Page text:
Introducing Wave Capital
Riley’s operating experience and data skills + Sara’s eye for teams and talent + David’s venture chops = a new seed-stage venture fund.
Admittedly, it was a little rough. But while the specific model and strategy were a long way from being defined, we did know that we wanted to build something from scratch and that the combination of our skills and experiences could make for a great team.
In particular, we wanted the companies we work with to have far-reaching, positive impact. That may sound cliche, but having spent the bulk of our careers in the tech industry, we’ve witnessed firsthand the unforeseen consequences that can accompany success. We’ve also been a part of good cultures and bad, and seen how directly this can translate to a company’s ability to realize its potential and values. As investors, we look forward to the role we can play in supporting startups through this journey.
So it’s with a great deal of excitement, and a dose of humility, that we introduce our firm, Wave Capital. Now that we’re up and running we wanted to take a moment to provide some background on what we’ve been doing and why.
Why *another* seed stage venture firm?
The first question we asked ourselves before embarking on this journey was whether the world needed another seed stage venture firm. In the cafe where we wrote this blog post we were surrounded by at least four vest-wearing, Tesla-driving, iPad-typers — so the obvious answer would seem to be ‘no’.
But the more we examined the dynamics of the startup financing ecosystem, the more it became clear how confusing and, frankly, perilous it can be for founders. Two insights in particular stood out:
First, the current state of early-stage startup financing has become unnecessarily distracting and dilutive. From angels and pre-seeds, to incubators, accelerators, classic seeds and seed extensions, founders have an array of financing options available to jumpstart their companies, each of which may sound helpful in isolation but collectively can cost over 50% of their company and months of precious time.
Second, as the number of financing events has exploded, so has the number of investments any given seed fund makes. Single funds now often have 50+ companies in a given portfolio with only one or two partners to support them. We think this strategy stems from a flawed assumption: that a company’s odds of success are fixed, and therefore generating returns necessitates maximizing your shots on goal.
Our collective experience at Facebook, Dropbox, Airbnb, and Rover has taught us that the opposite is true: great companies aren’t discovered by playing the odds; they’re built with hard work by great teams who have a real idea. That work doesn’t scale, and it’s never harder or more necessary than at a company’s beginning.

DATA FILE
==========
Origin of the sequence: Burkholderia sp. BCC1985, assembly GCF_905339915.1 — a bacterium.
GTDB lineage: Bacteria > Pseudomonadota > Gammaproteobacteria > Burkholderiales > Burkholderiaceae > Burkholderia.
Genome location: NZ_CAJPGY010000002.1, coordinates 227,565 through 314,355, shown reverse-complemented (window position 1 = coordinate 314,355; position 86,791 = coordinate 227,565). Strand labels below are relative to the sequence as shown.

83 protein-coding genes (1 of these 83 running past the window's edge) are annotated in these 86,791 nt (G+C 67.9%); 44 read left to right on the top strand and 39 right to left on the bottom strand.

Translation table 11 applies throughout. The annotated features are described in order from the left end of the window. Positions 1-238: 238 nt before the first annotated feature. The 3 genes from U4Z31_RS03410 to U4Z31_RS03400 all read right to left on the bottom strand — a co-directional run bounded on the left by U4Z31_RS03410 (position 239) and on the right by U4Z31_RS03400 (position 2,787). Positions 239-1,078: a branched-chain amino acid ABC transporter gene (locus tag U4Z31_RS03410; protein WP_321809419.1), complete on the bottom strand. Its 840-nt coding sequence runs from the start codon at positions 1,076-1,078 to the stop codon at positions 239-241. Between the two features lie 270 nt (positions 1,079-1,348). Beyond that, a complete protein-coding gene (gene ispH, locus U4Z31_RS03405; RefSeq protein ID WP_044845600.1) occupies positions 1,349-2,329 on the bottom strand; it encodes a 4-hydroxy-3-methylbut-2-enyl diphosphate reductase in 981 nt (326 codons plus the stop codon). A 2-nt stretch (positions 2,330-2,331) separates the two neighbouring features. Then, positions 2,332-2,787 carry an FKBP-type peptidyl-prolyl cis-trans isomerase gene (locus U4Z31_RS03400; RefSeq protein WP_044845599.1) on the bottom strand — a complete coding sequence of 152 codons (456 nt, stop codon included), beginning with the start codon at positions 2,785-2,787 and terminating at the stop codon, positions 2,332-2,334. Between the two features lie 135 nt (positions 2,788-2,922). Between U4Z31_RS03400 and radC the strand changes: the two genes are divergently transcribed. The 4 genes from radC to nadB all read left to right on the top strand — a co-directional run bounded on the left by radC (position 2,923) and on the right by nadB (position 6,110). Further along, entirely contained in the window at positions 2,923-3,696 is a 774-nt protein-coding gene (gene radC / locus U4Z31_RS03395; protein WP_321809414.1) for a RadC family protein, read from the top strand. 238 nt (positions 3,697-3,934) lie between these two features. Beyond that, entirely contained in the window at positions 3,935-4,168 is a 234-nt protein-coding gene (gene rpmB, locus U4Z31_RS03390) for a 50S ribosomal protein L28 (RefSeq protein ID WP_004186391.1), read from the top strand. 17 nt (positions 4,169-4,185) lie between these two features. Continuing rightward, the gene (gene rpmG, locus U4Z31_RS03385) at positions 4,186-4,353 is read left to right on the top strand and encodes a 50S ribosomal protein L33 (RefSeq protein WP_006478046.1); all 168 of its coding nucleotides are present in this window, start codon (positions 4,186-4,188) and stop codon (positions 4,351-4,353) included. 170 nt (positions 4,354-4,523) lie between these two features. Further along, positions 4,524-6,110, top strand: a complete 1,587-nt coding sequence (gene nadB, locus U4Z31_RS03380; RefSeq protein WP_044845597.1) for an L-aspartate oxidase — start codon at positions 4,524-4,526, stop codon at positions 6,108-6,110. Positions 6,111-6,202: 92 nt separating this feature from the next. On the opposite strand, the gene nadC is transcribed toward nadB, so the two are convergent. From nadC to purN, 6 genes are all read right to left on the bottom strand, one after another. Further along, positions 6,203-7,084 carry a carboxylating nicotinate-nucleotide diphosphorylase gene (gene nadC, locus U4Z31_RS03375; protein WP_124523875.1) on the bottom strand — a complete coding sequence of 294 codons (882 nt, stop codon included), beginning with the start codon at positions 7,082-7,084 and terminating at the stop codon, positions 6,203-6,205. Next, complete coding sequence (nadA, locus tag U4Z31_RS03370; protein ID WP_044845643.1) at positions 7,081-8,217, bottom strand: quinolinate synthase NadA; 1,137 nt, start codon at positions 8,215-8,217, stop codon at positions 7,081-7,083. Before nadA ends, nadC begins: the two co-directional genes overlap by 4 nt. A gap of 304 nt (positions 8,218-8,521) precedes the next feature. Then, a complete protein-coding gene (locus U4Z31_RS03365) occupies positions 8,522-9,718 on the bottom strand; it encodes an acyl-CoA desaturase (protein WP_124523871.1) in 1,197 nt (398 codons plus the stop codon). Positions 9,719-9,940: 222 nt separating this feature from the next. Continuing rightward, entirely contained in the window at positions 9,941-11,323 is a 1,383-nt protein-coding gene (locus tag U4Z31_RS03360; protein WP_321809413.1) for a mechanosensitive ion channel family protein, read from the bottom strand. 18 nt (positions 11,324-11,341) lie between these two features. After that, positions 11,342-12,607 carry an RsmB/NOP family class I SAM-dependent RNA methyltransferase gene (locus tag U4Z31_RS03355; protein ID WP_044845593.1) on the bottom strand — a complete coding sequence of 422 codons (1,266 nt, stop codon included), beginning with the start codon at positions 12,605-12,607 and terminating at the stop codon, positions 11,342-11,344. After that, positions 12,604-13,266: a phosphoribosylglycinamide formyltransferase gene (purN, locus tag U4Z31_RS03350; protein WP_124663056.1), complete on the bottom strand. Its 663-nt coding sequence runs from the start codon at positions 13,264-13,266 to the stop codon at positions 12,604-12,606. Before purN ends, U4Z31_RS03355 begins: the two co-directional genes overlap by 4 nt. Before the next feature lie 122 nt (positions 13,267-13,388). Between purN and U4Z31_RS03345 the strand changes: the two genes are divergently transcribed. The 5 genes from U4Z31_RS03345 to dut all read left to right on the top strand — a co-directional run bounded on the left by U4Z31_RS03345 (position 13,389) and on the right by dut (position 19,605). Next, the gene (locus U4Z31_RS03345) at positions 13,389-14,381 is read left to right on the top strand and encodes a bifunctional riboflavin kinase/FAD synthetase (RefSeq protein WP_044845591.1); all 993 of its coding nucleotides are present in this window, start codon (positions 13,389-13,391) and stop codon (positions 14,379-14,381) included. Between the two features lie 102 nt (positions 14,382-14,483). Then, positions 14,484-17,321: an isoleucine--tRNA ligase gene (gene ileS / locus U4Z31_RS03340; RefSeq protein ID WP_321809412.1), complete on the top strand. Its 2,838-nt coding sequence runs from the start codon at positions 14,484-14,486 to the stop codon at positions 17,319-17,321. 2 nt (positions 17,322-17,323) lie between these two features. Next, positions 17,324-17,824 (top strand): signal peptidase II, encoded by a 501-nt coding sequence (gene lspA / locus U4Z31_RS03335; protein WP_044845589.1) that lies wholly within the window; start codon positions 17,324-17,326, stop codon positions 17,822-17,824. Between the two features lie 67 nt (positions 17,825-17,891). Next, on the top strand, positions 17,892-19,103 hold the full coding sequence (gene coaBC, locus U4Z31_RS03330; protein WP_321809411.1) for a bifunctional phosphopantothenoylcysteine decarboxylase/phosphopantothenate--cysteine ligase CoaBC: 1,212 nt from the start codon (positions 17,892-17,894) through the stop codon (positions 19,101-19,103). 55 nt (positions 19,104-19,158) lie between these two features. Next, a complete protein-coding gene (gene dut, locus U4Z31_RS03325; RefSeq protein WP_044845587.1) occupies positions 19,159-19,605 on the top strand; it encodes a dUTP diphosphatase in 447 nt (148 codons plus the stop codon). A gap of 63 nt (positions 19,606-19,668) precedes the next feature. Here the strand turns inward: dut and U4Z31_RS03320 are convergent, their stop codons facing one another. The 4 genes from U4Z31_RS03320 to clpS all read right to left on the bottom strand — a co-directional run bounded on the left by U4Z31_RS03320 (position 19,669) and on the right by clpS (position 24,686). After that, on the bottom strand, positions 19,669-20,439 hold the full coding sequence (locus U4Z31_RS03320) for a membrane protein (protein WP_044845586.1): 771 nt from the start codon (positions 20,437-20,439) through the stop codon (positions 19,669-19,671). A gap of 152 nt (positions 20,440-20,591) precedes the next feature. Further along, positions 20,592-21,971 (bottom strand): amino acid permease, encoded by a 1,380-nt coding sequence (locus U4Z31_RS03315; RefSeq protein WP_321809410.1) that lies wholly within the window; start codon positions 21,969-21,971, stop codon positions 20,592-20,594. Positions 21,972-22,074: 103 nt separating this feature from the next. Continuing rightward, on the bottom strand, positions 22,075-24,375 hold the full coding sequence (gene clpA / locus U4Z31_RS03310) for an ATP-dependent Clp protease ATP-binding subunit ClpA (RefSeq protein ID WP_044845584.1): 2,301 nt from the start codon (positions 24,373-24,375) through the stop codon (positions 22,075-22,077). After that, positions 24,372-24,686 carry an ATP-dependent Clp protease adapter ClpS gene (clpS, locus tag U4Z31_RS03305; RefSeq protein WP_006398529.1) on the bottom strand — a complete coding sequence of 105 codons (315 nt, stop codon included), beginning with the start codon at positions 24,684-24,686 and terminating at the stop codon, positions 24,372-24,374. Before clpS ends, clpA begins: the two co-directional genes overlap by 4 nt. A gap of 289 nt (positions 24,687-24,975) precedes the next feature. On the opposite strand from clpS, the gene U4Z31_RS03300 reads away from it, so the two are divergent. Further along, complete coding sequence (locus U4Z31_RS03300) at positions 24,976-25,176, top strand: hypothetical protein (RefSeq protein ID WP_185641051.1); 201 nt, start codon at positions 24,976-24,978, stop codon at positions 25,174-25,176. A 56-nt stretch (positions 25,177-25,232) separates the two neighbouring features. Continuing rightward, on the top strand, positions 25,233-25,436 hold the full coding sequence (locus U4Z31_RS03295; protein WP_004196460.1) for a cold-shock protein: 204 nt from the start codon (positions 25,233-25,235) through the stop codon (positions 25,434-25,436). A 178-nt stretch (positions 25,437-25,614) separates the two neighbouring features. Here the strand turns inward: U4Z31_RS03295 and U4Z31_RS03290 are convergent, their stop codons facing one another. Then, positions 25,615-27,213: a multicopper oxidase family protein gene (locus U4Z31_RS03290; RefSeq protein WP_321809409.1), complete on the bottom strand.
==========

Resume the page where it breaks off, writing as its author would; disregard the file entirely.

We aren’t just trying to build a seed fund. We specifically want to bring this style of investing to marketplace companies because we are convinced that a marketplace model is the best approach for an internet-enabled business.
Like the internet, marketplaces are fundamentally about connecting people. Their core product is a match between those with a particular need, and others who can address it. Airbnb, where Sara and Riley previously worked, is a case study for what we mean by this — stripped to its core, the platform is designed to understand people on either side of a hospitality experience and match them effectively.
Look at any transaction occurring online, and you’re likely to find that the dominant business resembles this model: Uber doesn’t own cars; it owns the match between driver and passenger. Google doesn’t build web pages; it connects websites with information-seekers. Facebook doesn’t produce content; it matches posts about your dog with people that love posts about your dog (if instead you need someone to walk your dog, check out Rover). It’s no coincidence that Amazon, possibly the most successful company of our time, matches supply and demand in numerous forms but produces virtually none of the supply itself.
The reason for this is the inherent scalability of the approach. Rather than developing a form of supply to address a particular segment of demand, these platforms bridge the gap between all segments. As a result, there’s a naturally social element as well: marketplaces connect people rather than displacing them. They position technology in the service of a community, using data to help them transact with one another.
Over the course of our fundraise, we were often asked: how many more marketplaces can there can be? Haven’t they already all been built?
Certainly, many have been attempted. But all of the standard landmines facing a startup are effectively doubled for marketplaces, as they’re required to serve supply and demand simultaneously. Combine that with the financing maze founders face as they get going, and perhaps the better question is how the success stories ever made it in the first place.
The more we researched what sets successful marketplace startups apart, the more conviction we gained in a relatively simple model for helping them grow. From hiring an early team, to finding product-market fit and raising a strong series A, Wave is designed to be the only partner founders need as they get up and running.
This strategy depends, however, on overwhelming conviction in the teams we partner with. Our first investment, Alma, was founded by two of the most talented people we’d worked with at Airbnb. When they approached us they had no traction or even beta product, but the idea was great. We love that.
Embarking on our own journey as founders, we’ve designed every aspect of our firm to match our beliefs and values. We feel the same pride, fear, optimism, disappointment and, above all, purpose that anyone experiences as they walk the entrepreneurial path.
This is the beginning of a long and exciting journey.
Sara, Riley and David